2001 A Space Odyssey

Stanley Kubrick's modernist masterpiece revisited at Queen's Film Theatre

Following the success of a special screening of Goodfellas earlier this year – in collaboration with new sponser, Jameson's – Queen's Film Theatre host a one-off showing of Stanley Kubrick’s 1968 space epic, 2001: A Space Odyssey.

Movie-goers are treated to free (and rather upmarket) cocktails in the bar before the show, as well as a prize draw, sci-fi inspired DJ set and short talk from BBC Radio Ulster’s resident cinephile, Ralph McLean.

The thrill, of course, is in watching such a huge, sprawling movie in the cinema, which, one would presume, few present tonight have had the opportunity to do before. We've all enjoyed 2001 in the comfort of our own homes, of course, but no home movie station can match the sound and visual impact of the cinema.

As the screen darkens and a low drone fills the packed auditorium, time stands still before the familiar bass sustain of Strauss’s ‘Also Sprach Zarathustra’ kicks in. This is possibly the most iconic use of soundtrack in the history of cinema, juxtaposing Kubrick's beautifully portrayed sun, moon and stars.

It is impossible to discuss 2001 without mentioning the soundtrack, not least because over half the film is non-verbal. The sparse use of dialogue, the inventive use of non-diagetic sound and, of course, the score itself are integral to 2001’s pacing and sense of scope. This is art house cinema on a huge scale.

Furthermore, Kubrick’s innovative use of sound in 2001 had a lasting impact and influence on other directors working in Hollywood and elsewhere.

The famous 'Blue Danube Waltz' scene, which depicts a slowly twirling spaceship, may be the antithesis of George Lucas' zooming TIE Fighters and screaming X-Wings in Star Wars, but it set the tone for just about every thinking man’s space opera since.

Indeed, Star Trek: The Motion Picture (released over a decade later) in many ways apes 2001’s sense of pacing: the sequence of the shuttle docking with the Enterprise is instantly comparable to the aforementioned scene.

Sound and score aren’t the only influential elements of 2001, and the film's influence is not restricted to cinema. The coldly terrifying, murderous computer, HAL-9000 of the movie’s third act, for instance, has been the basis of practically every sentient-machine-gone-bad story since, right down to malevolent videogame creations such as GLADoS in Valve Corporation’s, Portal.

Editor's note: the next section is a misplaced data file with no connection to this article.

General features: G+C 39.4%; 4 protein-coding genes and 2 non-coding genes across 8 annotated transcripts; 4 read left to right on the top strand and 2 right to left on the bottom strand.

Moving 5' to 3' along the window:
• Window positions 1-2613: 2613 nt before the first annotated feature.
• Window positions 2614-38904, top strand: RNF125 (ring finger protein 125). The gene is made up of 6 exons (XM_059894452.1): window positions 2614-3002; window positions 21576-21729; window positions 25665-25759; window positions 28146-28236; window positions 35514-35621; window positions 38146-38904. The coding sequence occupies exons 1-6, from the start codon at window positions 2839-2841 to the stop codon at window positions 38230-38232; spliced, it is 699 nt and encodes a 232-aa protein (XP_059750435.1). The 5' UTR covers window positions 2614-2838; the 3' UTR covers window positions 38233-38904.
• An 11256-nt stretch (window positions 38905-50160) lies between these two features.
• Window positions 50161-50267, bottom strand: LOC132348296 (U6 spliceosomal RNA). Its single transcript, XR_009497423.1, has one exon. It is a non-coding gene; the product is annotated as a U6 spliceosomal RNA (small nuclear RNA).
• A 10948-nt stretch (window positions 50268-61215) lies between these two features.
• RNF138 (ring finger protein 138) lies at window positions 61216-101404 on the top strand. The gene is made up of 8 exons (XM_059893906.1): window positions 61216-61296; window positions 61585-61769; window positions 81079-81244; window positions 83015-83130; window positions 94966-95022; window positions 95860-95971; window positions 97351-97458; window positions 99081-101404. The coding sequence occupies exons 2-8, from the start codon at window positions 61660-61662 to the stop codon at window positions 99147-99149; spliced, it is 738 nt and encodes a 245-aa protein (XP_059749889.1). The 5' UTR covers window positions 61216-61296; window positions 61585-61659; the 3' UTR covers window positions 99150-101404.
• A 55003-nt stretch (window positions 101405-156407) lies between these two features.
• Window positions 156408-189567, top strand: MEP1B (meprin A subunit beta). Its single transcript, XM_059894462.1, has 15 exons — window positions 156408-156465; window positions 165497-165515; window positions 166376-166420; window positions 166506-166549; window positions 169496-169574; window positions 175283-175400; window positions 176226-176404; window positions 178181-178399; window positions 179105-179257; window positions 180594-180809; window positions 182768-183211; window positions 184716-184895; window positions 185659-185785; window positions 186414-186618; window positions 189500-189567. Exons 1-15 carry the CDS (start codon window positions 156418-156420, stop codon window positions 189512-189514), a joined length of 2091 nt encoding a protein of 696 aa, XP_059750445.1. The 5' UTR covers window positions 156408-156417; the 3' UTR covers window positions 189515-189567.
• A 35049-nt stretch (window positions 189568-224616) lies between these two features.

Hal has also been the subject of countless spoofs, perhaps most famously voiced by Pierce Brosnan in The Simpsons. However, none of this detracts from how chilling HAL still is, as well as how haunting his dying mantra of ‘I’m afraid, Dave’ remains.

In recent times, the word ‘epic’ has been overused, but it is certainly applicable when considering 2001. Few cinema storylines span 2 million years, for example.

From its primordial beginning, through to the man-vs-machine psychological battle of the film's climax, it remains a stunning experiment in cinema, both visually and aurally. Who could forget Kubrick's seamless transition from desolute landscape inhabited by monkeys through to the ultra-modern setting of the film's main storyline? Throw us a bone, Stanley!

Kubrick was nothing if not ambitious: exploring the scope of the universe and the cyclical nature of humanity was an obvious choice. 43 years later, 2001: A Space Odyssey is still stunning and challenging in equal measure, and even more awe-inspiring on the big screen.

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